Haley couldn’t stop looking at the kitchen clock. Aaron should have arrived an hour ago. He said his home was a twenty minute walk away, and he insisted on arriving by foot. Now Haley wished she’d picked him up.
“Wasn’t he late to the play last month?” Jessica asked nonchalantly as she fixed a salad. “It’s like him to be late, but he always does show up eventually.”
“Not this late.” Haley tapped her foot. She got up and began pacing in the roomy kitchen.
Mrs. Brooks came downstairs in a jogging suit with her hair tied up. “I’m going for a run, girls. Can you keep an eye on things for thirty minutes?”
“Of course, Mom,” said Jessica. “I’ll have lunch ready when you’re back.”
Mrs. Brooks gave Haley a questioning look. “I thought you were having a friend over?”
“I am. He’s not here yet.”
“Well, you guys have a good time, and I’ll see you later.”
Their mom gave Jessica a kiss goodbye, then planted one on Haley’s worried head.
Soon after Mrs. Brooks left, Haley went outside to the porch swing to watch the street. Aaron! You can be so frustrating.
A minute later, Jessica stuck her head out the front door. “Telephone. It’s Aaron.” She made a funny face.
Haley jumped up and took the receiver from her sister’s hand. The cord was pulled taut, so she stepped back inside. “Where are you?”
“Haley?” Aaron sounded a little exasperated. A crying baby could be heard in the background. “I’m so sorry. I can’t come over today. I have to watch Sean.”
“What do you mean? Are you two home alone?”
“Yeah. I woke up this morning and found Sean screaming in his crib. He’s got a fever. Mom and Charles have disappeared without explanation, and I’ve been trying to calm him all morning.”
Haley sat down at the table. Jessica sat across from her, persistent in her role of nosy sister. “That’s too bad,” said Haley. Then she thought of something. “Why don’t I come over and help you with him?”
“I don’t know when they’ll be back. It’s not a good idea.”
“Oh, come on, Aaron. That’s not enough to keep me away. I’ll come over, help Sean calm down, and then maybe we can still look at your math homework. Trust me, I was helping change Jessica’s diapers when I was just three years old.”
Jessica gave her dirty look.
“Thanks, but that’s not really my main concern,” said Aaron.
“What is? Don’t you think your mom would like to meet me? And if your stepfather shows up, I’ll tell him it was my idea.”
“You don’t understand.”
“I’m not afraid, Aaron. Please let me help you. I want to swing by.”
She heard him breathing on the other end of the line. How could he possibly say no to her simple offer?
“Well, maybe we can get away with it. But you can’t stay long. And park across the street.”
“No worries. I’ll be right there.”
“Would you mind picking up some milk on your way?”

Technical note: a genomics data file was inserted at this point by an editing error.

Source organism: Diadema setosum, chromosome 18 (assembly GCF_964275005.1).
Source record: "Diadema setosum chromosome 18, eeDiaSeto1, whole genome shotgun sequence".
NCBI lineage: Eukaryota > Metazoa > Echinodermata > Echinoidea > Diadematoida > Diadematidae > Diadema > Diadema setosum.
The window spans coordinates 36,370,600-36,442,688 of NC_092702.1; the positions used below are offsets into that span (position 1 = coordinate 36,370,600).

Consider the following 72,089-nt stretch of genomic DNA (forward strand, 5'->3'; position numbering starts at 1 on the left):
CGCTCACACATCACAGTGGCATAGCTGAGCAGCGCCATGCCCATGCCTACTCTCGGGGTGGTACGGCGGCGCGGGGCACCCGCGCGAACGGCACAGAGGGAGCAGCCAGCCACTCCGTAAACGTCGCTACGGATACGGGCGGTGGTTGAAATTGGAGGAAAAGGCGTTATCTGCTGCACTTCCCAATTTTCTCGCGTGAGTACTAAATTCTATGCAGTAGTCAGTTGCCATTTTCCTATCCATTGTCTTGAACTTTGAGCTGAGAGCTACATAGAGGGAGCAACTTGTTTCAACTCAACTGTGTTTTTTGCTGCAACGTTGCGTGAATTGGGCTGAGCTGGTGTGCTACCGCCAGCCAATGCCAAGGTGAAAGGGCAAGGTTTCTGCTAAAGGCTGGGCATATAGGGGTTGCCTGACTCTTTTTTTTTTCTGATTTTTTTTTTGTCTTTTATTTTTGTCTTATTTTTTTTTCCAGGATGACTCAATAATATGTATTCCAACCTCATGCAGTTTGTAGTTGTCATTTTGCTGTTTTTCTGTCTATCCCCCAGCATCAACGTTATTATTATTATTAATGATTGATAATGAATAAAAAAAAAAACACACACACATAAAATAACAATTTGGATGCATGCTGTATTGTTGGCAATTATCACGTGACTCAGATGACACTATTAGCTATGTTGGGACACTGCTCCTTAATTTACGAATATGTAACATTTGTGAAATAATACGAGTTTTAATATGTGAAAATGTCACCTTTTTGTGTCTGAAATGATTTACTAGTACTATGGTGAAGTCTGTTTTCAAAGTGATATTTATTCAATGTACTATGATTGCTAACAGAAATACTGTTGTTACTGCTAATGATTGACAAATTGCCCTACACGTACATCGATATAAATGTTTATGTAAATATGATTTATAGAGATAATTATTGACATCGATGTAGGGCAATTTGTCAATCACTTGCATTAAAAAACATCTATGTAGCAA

“I’ll do that.”
Aaron gave his address, and Haley returned the phone to its cradle.
“What just happened?” said Jessica. “Are you really leaving the house while there’s lunch to make?”
“You seem to have it handled pretty well. C’mon, Jess, I won’t be long. I can’t miss this chance.”
“Chance for what?”
“To see him again!”
Jessica groaned. “You are so lovestruck.”
“You’re just jealous.”
Haley arrived across the street from the Hotchner home about ten minutes later. She double-checked the address and scanned the light blue, wood-panelled, two-story house. It made her think of a down-on-his-luck gentleman who once had a formal, well-kept appearance but had begun to neglect himself in recent times. The lawn was overgrown and scabby. The paint on the house ran in peeling streaks. Some shingles were on permanent leave. Every single window was closed and had the shades drawn. Not very inviting.
Carrying a quart of milk in one hand, Haley walked up to the weathered white door and tentatively knocked. From the front step, she could hear a baby crying.
The door opened a crack, and Aaron’s thin face appeared. He looked up and down the street before letting Haley slip inside. In his arms he cradled a red-faced, howling baby that wore only a onesie and a poorly wrapped green blanket.
Aaron was almost as unpresentable. His dark locks looked scattered and battle-weary. He wore stained blue jeans that were faded to the bone in places, and he wore a gray hand-me-down “Bristol Pirates” T-shirt bearing the logo of a Virginia baseball league. He looked like he was wearing the same clothes he had slept in and had done little to improve his appearance since waking up.
Immediately upon entering the house, Haley felt overwhelmed by the smell of cigarette smoke. The meagerly furnished living room seemed almost hazy with stagnant smoke, or maybe she only imagined it because of the heavy smell. Newspapers and dishes, some broken, crowded the kitchen table around the corner. Haley spotted the neck of a bottle that had clearly been hastily hidden under the couch. There was nothing particularly welcoming or homey about the dimly-lit, trash-strewn Hotchner home. Aaron provided the only positive presence.
“Sorry for the mess...” Aaron started to say.
Haley held up a hand. “Don’t worry about it. How is Sean doing?”
“Forehead feels hot. He won’t stop crying and I couldn’t find anything to feed him.”
“May I take him?” Haley set down the milk bottle on a lamp table by the couch.
“Sure.” Aaron handed off the baby and knelt to pick up the blanket that slipped to the floor.
“He doesn’t need that,” said Haley as she rocked Sean in her arms. “We need to cool him off.”
“A lukewarm bath would work great. Can you start the water somewhere?”
“In here.” Aaron hurried into the kitchen, and Haley cautiously followed.
He stopped suddenly in front of her and held up a hand. “Let me get this glass off the floor,” he said, and he grabbed a dustpan from a nail on the wall. Not until he mentioned it did Haley notice the curved shards and aluminum vodka bottle cap shining on the tile.